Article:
The aforementioned pomegranate—a recurring object in the “No Thing Dies” series—emphasises the significance of crediting an object with its actual history and the consequences of its removal. Made from a hippopotamus tusk in the form of a pomegranate and only 43-mm high, it bears an inscription in paleo-Hebrew that reads “Sacred to the priest of the House of God.” Considered once by many as “the Mona Lisa” of the Israel Museum, it was reputed to be the sole surviving relic of the first Temple of Jerusalem. Discovered in 1979, it gained national importance only to be discredited as an imitation years later. Since then it has been stowed away in a cardboard box in the museum’s archive.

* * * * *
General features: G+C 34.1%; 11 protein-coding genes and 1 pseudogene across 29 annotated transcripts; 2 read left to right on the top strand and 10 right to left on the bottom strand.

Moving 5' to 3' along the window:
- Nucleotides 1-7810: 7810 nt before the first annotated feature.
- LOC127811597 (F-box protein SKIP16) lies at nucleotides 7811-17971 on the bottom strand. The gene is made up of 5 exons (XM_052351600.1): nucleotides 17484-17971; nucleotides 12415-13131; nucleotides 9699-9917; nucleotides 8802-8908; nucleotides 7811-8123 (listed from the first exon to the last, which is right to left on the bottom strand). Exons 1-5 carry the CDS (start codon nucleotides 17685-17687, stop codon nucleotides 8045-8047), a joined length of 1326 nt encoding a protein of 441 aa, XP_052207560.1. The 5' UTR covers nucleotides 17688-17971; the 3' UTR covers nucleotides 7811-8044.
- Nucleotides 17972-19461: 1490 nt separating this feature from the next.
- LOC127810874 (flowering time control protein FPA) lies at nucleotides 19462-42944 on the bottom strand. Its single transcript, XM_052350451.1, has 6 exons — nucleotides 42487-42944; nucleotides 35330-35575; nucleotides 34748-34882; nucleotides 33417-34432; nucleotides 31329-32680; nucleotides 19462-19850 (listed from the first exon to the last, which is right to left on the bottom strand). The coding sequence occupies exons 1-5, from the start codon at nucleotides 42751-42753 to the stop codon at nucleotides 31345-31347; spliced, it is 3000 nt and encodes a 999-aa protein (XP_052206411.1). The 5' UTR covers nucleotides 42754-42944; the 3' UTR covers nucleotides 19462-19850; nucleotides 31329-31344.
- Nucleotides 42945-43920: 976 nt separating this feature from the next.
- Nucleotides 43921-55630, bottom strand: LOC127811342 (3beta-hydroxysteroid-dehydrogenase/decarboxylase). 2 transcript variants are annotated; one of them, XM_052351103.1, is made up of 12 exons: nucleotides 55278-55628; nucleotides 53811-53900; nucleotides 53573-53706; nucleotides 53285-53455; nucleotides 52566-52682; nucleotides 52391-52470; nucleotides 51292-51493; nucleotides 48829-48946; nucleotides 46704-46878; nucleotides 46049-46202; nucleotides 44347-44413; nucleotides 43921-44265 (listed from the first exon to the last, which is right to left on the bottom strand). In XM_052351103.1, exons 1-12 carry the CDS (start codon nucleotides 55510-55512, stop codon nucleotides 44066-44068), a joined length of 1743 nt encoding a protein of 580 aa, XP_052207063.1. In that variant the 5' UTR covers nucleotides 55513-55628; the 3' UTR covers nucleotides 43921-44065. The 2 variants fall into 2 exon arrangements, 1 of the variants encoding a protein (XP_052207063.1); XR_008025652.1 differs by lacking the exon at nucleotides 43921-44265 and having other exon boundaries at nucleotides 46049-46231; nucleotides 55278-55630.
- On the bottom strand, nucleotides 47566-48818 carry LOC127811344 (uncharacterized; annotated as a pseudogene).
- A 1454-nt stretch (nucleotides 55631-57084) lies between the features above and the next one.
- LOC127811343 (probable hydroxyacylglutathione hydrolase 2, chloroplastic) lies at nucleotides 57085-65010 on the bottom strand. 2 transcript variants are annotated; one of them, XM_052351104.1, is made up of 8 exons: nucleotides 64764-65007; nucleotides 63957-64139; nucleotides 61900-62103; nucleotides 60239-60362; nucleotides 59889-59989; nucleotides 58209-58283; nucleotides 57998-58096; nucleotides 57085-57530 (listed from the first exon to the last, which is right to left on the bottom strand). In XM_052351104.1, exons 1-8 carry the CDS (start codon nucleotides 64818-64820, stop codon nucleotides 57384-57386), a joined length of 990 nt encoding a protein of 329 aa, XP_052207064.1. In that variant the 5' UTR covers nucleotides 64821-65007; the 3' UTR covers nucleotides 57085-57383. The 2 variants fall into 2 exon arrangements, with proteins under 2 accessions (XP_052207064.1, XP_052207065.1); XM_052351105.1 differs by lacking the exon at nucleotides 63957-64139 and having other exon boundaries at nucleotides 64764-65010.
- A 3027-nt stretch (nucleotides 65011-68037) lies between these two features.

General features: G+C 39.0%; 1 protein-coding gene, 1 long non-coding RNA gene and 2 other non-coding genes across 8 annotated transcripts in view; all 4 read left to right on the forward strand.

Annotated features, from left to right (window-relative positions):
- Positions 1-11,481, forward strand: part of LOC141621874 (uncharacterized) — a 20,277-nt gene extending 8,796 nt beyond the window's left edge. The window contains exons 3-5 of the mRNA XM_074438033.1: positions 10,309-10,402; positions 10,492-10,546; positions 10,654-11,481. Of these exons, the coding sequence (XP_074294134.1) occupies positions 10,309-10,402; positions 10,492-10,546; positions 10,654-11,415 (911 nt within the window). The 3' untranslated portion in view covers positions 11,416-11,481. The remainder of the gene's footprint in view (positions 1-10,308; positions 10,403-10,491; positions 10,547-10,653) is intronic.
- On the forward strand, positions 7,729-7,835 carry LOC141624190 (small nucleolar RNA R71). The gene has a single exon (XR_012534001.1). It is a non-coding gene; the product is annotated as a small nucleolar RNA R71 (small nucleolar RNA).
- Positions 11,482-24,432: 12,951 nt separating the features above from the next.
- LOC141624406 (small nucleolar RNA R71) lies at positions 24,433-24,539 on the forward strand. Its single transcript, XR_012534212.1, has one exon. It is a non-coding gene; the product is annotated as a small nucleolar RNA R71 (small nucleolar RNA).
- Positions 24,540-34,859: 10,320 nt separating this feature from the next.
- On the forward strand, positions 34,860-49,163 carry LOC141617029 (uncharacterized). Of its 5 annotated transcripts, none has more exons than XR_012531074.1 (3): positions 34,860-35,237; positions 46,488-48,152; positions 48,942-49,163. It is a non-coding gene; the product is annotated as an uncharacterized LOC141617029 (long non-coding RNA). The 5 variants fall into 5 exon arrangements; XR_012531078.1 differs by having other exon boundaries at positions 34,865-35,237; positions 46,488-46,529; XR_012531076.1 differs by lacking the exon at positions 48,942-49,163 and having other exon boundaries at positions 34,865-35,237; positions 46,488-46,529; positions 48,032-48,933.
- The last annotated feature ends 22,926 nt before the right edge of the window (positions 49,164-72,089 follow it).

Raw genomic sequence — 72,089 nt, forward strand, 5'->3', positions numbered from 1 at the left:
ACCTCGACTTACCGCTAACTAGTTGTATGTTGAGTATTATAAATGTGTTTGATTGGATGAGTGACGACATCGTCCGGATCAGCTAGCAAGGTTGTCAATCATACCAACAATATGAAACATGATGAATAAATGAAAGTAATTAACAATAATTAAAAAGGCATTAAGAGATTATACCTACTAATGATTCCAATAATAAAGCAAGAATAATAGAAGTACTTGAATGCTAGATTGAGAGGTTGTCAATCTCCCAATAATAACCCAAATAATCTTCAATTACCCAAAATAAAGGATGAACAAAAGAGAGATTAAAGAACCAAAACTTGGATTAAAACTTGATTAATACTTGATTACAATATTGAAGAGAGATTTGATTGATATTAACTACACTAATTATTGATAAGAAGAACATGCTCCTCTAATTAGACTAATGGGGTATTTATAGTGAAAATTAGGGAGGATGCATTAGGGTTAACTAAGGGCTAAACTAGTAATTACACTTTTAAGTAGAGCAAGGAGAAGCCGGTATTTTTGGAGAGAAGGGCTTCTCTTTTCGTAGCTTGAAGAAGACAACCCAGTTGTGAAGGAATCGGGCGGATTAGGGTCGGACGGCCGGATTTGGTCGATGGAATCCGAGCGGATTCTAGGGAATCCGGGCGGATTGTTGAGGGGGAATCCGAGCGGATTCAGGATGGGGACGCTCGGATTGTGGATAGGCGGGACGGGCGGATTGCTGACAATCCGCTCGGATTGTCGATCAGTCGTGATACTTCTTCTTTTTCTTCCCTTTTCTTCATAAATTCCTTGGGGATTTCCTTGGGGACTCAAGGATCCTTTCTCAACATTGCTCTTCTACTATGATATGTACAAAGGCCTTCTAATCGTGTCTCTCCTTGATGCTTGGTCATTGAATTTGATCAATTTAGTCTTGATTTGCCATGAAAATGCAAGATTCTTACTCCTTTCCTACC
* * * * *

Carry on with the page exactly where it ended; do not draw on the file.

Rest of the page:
Like Azoulay’s intricately archival practice, the conversation dives into one rabbit hole after another. Just as we are about to leave, a new conversation takes form as my eyes are drawn to a sturdy, greyish black frame that holding three pictures—a close-up of a hand on the left, an unrecognisable object under a magnifying glass on the right, and a half-naked woman facing a wall in the middle with the words “What is the matter? Where does it hurt?,” inscribed on the side. The photographic triptych belongs to ‘Mousework,’ (2021) Azoulay’s project made during lockdown in Berlin. Led by personal curiosity, the artist conducted extensive research on the history and documentation of “female hysteria.” Historically regarded as an exclusively female condition, the social construct of female hysteria was employed to maintain the patriarchal order. Though no longer recognised as a medical disorder, the word and its related imagery still occupy a significant place in the everyday discourse of domination. The French neurologist Jean-Martin Charcot was a pioneer in the use of photography in documenting hysteria and established a photography lab at the Pitié-Salpêtrière hospital in Paris exactly for this purpose. Azoulay extensively investigated this phenomenon as depicted by Charcot in the 19th century. In the course of her research she also learned of the different ways that Charcot’s legacy survives to this day. Many images of “hysterical women” (over 3,000) are sold by stock photo companies, explains Azoulay, and used in advertising by, for example, pharmaceutical or insurance companies.